Corn in the Philippines

Do you like corn?  I do.  I especially enjoy a really fresh piece of corn on the cob.  There is just nothing quite as good as a fresh piece of juicy and sweet corn on the cob!  Problem is that it can be quite hard to find a decent piece of corn here in the Philippines.

The Philippines is really an agricultural Country, so you would expect that you could find some good corn here, but the fact is that it is very hard to find such.  Most of the corn that is grown in the Philippines is feed corn, used to feed animals.  It is very dry and hard.  Not delicious to eat.

I can remember when we lived in the States, we lived in an area where there was a lot of farming, and many corn farms.  During the summer months, you could go straight out to the farm field and buy corn from the farmer!  It was always fresh and delicious.  It was also cheap!  Usually, in season, we could get 10 or 12 ears of corn for just $1.00.  During summer months when corn was in season, Feyma, the kids and I would have corn almost every night.  It was a treat.  Our oldest son, when he was a baby, loved corn!  From the time he was old enough to eat a piece of corn, he always would ask for it.  If Feyma or I would even mention the word “corn” he would get all excited!  It got so bad, that Feyma and I would use a code word, we would say “yellow” to each other when we were talking about corn, to keep our young son from getting to excited!

Japanese Sweet Corn is available in Davao!

Japanese Sweet Corn is available in Davao!

When we moved to the Philippines, though, we could not really find any corn on the cob in General Santos, where we lived when we first moved to the Philippines.  Feyma’s family had a farm out in the Province of Sarangani, so Feyma asked her Mama to get some corn on the cob for us.  Mama was so proud when she brought us a big bag of freshly picked corn on the cob!  Feyma cooked it.  When we all sat down at the table to eat, I took one bite and looked at Feyma.  I was worried that I may have broken a tooth biting into the hard dry corn!  Feyma looked back at me, I could tell she was about to laugh.  We just kept eating it, not wanting to insult Mama, who had gone to an extra effort to get the corn for us!

Well, after trying a few more sources for corn, we quickly decided that we would not be eating any more corn on the cob, it just was not very good.  Well, frankly, it was not good at all.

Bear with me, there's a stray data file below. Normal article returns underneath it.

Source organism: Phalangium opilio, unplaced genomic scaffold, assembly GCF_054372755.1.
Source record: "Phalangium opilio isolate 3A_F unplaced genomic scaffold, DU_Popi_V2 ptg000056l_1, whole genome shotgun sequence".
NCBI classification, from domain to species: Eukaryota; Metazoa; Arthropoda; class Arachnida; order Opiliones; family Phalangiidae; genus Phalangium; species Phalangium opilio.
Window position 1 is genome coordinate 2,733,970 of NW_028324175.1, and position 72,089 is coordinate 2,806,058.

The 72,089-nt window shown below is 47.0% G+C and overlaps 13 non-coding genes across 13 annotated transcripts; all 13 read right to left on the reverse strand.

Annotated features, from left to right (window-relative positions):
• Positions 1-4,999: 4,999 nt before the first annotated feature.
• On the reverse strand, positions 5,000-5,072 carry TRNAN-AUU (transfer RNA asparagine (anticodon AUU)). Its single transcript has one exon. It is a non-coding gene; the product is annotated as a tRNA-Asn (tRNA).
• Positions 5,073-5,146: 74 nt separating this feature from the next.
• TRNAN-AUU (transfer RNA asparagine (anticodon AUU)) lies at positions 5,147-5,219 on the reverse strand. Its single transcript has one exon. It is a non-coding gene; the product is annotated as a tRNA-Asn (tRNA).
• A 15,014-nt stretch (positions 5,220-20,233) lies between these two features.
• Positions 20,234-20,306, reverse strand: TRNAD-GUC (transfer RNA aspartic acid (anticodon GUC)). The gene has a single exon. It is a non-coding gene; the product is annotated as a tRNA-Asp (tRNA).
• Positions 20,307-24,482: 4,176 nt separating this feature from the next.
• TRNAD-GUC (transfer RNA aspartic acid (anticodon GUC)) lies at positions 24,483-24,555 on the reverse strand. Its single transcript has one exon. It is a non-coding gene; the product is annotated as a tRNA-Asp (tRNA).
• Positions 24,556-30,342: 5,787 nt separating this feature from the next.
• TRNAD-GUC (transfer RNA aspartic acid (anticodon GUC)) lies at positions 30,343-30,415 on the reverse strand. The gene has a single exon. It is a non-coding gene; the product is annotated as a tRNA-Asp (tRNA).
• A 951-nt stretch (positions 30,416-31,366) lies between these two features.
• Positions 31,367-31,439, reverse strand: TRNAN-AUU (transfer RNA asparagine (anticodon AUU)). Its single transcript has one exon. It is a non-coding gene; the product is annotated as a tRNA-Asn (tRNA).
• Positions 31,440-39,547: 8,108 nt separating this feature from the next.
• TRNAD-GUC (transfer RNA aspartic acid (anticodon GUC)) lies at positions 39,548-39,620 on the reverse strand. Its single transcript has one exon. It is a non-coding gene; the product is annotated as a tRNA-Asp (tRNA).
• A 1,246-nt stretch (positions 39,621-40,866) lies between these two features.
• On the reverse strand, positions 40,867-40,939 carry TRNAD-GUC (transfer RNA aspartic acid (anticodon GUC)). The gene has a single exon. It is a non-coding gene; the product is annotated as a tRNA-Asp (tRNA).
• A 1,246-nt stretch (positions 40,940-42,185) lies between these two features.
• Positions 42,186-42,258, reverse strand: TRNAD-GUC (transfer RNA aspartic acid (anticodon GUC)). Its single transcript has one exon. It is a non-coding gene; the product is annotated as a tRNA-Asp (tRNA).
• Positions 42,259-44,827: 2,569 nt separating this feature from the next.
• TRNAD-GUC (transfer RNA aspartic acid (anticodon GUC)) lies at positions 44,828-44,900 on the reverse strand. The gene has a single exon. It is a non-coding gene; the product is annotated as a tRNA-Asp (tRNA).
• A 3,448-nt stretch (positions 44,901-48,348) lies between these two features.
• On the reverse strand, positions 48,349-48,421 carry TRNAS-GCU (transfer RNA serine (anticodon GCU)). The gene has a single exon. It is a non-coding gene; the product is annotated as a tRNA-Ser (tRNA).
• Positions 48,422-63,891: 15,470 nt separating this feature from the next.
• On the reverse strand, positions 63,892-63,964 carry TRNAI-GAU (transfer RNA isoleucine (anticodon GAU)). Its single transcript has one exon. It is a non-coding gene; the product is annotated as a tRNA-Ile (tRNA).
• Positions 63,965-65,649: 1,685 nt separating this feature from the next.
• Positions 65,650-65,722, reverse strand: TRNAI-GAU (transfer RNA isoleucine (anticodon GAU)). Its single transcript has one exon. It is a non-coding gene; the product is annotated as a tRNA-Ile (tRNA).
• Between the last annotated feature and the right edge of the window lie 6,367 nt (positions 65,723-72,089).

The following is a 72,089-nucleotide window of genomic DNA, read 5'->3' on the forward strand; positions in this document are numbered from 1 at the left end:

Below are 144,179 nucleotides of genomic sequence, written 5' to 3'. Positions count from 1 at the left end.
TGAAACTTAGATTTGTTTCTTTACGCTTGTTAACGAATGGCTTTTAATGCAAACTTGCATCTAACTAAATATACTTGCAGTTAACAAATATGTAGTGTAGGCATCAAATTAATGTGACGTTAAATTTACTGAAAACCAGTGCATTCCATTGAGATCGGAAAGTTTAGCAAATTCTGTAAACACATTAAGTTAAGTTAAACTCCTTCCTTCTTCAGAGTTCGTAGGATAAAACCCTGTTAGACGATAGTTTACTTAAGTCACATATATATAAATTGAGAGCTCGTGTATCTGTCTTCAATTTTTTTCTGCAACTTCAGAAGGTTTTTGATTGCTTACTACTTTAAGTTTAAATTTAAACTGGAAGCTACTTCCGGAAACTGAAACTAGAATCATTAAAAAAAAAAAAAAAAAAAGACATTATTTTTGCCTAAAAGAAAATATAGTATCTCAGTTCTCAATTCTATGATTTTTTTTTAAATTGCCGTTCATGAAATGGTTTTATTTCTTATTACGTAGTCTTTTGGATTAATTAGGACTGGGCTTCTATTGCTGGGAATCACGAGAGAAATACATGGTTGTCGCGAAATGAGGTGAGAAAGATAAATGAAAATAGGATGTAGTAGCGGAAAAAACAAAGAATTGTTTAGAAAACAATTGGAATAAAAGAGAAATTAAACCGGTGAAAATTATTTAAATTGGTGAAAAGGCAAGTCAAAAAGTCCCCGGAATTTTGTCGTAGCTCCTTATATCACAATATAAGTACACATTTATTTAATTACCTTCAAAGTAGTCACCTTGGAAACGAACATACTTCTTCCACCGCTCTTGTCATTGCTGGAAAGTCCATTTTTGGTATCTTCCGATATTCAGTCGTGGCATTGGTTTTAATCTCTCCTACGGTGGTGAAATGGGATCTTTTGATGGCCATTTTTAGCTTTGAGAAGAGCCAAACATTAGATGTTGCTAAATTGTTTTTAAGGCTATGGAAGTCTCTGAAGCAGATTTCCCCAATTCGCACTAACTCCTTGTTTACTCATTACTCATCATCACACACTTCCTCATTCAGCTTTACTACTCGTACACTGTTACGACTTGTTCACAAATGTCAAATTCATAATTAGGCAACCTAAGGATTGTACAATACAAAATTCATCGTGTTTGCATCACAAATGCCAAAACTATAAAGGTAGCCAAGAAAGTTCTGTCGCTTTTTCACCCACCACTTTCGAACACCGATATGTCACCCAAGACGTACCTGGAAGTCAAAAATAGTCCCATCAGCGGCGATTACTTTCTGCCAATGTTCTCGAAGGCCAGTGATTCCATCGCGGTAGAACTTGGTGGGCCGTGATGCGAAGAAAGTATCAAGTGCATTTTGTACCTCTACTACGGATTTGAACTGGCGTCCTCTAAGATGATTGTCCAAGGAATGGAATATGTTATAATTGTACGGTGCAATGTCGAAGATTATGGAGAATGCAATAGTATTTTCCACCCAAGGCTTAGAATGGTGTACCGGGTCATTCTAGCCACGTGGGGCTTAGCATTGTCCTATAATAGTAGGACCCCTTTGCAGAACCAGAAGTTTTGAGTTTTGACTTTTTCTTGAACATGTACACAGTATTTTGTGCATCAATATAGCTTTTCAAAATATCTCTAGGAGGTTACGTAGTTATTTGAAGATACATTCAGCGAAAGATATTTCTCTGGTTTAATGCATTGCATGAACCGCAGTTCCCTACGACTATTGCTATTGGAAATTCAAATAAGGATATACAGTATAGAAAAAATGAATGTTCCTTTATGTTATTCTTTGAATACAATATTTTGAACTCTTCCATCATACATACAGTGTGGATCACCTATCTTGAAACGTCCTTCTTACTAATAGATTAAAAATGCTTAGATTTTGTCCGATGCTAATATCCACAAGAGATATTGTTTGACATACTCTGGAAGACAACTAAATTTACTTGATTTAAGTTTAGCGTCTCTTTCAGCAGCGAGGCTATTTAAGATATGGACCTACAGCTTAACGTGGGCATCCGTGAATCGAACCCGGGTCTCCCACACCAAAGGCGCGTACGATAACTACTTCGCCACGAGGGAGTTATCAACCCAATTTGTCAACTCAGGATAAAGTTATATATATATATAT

Nothing beats a good piece of sweet juicy corn!

Nothing beats a good piece of sweet juicy corn!

After we moved to Davao, though, once we lived here for a couple of years, one day I was out with a friend.  We were in the Buhangin area of Davao, and we saw a truck parked along the side of the road with a big sign that said:

Japanese Sweet Corn for Sale

I told my friend we should stop and buy some, although my expectations were not very good for the taste.  We both bought some.  It was P35 per kilo (2.2 pounds of corn on the cob for about $0.75), not bad.  When we went home, we had Feyma boil some up for us, and we all tried it.  Wow!  It was good!  It was juicy, and it was sweet!  Not quite as good as the sweet corn back in the States, but hey, it was good enough that we wanted more!

When my friend and I originally saw the truck along the roadside, we actually met the farmer who grew the corn.  He was a nice man, and very friendly.  Feyma and I went back and bought more corn from him, and spent some time talking with the farmer.  He told us that he hoped to be able to supply corn every day, and he told us a bit about his farm.  Very nice guy.

Well, here it is about 6 years later, and we are still buying corn regularly from this farmer!  And, his corn is still very good.  Now, instead of a pickup truck along the road, he actually has a little store at that same spot on the highway.  When the corn comes from the farm it’s not a little bit of corn in the back of the pickup truck either.  Yesterday, Feyma and I went to buy some corn, and the delivery truck came.  It was a very large truck with thousands of ears of corn in the back!  So, this farmer has really made it with his Japanese Sweet Corn!  It’s still P35/Kilo too, and probably even a little more delicious than it was back when we first started buying from him.

If you are in Davao, you can find this corn along Buhangin Road, along the south side of the road.  His store is about 750 meters from the Buhangin Underpass, toward the city.  I highly recommend this place if you like corn like I do!  Tell them that MindanaoBob told you about the place!

Post Author: MindanaoBob (919 Posts)

Bob Martin is the Publisher & Editor in Chief of the Live in the Philippines Web Magazine. Bob is an Internet Entrepreneur who is based in Davao. Bob is an American who has lived permanently in Mindanao since May 2000. Here in Mindanao, Bob has resided in General Santos City, and now in Davao City. Bob is the owner of this website and many others.